Of Horse

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A Disability is Not an Inabillity
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A Disability is Not an Inabillity

The first time I laid eyes on that dark horse in a dirt filled back pasture I wondered why she was put back there. She’s beautiful and yet, I saw this strange stance and rocking motion. I boarded my gelding at what I thought was a safe barn with owners who “knew” horses.

Over a few weeks I became more interested in this dark horse eventually discovering the reason for the strange stance and rocking motion that this mare was blind. Her present owners took her in because they were horse hoarders. I watched the owners take visitors over to this horse and with a slight tear in one eye, they would explain to them that they were “financially tight”. They needed to help this poor horse, her hooves were horribly long. She needed her teeth floated and needed her vaccines. I would see people out the goodness of their hearts hand over money. Only it never went to the horse, just into their pockets.

I learned that her name was Miracle and she was born blind. She had been traded, bartered and swapped most of her life, finally ending up at this particular barn used as a cash cow or horse, so to speak. This justified her severe trust issues and wild behavior.

My heart ached for this horse and having a husband who understood me, we decided that this horse would be joining our herd. However, nothing prepared me for the job ahead to help this horse.

Sitting on a broken and splintered fence, I would watch her for hours with my gelding at my side. I talked to them both. I sang the only song I knew the words to, Jingle Bells. (The gelding walked away every time I spewed the song, being my best critic). Slowly, Miracle accepted carrots and bits of apples from me. The acceptance process was set to progress.

I spent hours devising different methods to earn her trust and flying by the seat of my pants, it started to work.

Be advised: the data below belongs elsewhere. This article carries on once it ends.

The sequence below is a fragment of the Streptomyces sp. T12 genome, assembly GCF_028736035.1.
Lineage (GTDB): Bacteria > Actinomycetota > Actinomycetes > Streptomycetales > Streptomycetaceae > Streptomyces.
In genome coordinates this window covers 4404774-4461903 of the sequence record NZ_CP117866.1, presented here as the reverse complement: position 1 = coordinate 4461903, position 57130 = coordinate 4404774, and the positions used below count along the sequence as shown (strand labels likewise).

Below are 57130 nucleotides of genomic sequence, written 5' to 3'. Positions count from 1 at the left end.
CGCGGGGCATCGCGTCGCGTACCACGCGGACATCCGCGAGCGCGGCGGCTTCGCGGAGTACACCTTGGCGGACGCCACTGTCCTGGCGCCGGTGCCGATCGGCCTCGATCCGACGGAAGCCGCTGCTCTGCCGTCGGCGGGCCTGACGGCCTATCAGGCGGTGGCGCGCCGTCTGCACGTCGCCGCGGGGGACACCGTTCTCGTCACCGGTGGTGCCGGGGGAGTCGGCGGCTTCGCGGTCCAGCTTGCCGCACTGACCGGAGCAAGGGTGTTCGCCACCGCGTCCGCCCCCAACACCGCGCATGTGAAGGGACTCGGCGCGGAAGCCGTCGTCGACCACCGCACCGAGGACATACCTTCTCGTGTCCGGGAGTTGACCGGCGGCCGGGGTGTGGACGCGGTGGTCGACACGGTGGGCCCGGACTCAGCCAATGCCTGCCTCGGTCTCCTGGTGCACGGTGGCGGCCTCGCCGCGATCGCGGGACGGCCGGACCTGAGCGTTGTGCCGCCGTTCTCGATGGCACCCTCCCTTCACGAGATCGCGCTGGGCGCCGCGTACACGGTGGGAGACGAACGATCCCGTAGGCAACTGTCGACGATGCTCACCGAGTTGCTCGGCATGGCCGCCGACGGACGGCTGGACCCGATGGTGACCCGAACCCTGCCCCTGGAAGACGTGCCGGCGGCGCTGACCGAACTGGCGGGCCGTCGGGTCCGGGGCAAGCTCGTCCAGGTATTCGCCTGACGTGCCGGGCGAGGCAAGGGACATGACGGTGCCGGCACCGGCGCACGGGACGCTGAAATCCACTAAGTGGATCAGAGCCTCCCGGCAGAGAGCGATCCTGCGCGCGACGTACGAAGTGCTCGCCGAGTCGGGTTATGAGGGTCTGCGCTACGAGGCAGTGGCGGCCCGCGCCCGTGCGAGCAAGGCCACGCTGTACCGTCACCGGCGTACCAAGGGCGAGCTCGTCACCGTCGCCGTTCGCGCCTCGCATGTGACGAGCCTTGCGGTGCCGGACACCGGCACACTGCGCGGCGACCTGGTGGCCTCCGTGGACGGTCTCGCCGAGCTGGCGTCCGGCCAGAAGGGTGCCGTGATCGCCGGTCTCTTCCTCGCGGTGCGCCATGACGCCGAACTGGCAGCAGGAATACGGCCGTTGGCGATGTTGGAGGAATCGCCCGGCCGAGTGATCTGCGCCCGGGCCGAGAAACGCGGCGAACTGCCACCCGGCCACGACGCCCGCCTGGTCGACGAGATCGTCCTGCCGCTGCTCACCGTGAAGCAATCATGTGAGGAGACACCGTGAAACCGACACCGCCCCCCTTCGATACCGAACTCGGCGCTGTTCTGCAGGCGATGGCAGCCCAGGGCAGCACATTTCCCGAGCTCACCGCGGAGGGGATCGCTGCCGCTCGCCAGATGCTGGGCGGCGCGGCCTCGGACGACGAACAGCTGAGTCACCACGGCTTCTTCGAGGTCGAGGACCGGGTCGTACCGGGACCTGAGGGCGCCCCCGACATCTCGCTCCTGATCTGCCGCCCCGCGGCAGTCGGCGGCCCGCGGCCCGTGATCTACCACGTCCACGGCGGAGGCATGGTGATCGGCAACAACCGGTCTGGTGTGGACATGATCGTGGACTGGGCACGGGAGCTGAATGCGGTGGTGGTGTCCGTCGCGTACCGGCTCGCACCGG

Short verbal commands such as touch, hold and please, appeared to help her understand what I was asking of her. In the reverse, I learned to understand that she had non-verbal commands for me.  Her body language clarified her needs. Our connection grew and she wanted more from me, like a learning sponge she absorbed everything and in return, I learned how to help her trust.  I was in love with her and she proved she loved me in return with her faith in me.

The verbal commands expanded to a complete vocabulary. She learned and became confident in us enough to let the eighth farrier finally do her hooves. She learned that a blanket wouldn’t eat her. A halter was her freedom to get out of the pasture she was held in.

Trips to the emergency room lessened for me. The black and blue marks became rewards. I knew we, as a team worked together. Touching her for me was the best gift she could give me.

I continued to observe the treatment of the owners toward her. She would revert to her protective mode when they came around for any reason. They would throw her hay into the pasture and tell her to find it. The same with her feed. The dust bowl for her pasture became a swap mud hole with the rain season.

I took pictures of her pasture and of her jelly-like muscles. The donations began to dwindle and I could hear them talk about selling her to a kill buyer they knew who came around the area. I had a plan to take her away from these people. Our horse was not being taken care of properly and we had to move. We weren’t leaving without her; we both knew her fate if we did.

A nice boarding facility had two openings for us and the plan to get her away was in motion.

The day before the move, I approached both owners with a legal document for them to sign her over to us. Both refused in the beginning as they wanted $500 plus other essentials, as they called it, for her. I refused to pay and allow them to hold her hostage. It was my turn to show them what it feels like to have someone do to them what they had done to her. Placing pictures in their face, along with a video of their treatment and embezzling of money from good caring people, let them know I wasn’t going to fight. I was taking her with us. I tried to reason with them. Finally, I motivated them with a statement I would go to the sherriff. It amazed me how quickly they signed her over and even allowed me to keep the pen.

We moved to the new barn. Miracle’s endless trainging transformed the angry and untrusting horse into a sweet, giving, and very social horse.

We eventually lost our boy; he lived be 32 years old. Miracle mourned his loss. He was her eyes and special guide. She had to learn to do it on her own. We all had to learn to go on without him as he was our anchor. He would explain to her what we wanted and he showed us what she needed.

After a few years, Miracle allowed herself to be placed in a stall without kicking and fanatically circling. She learned to trust humans. The two of us became loving partners. We ride trails. She gallops in open fields and jumps small heights, learning her right and left to be able to maneuver obstacles. She became a normal horse living in a normal herd.


Photo: Miracle pictured enjoying a cool sunny day.

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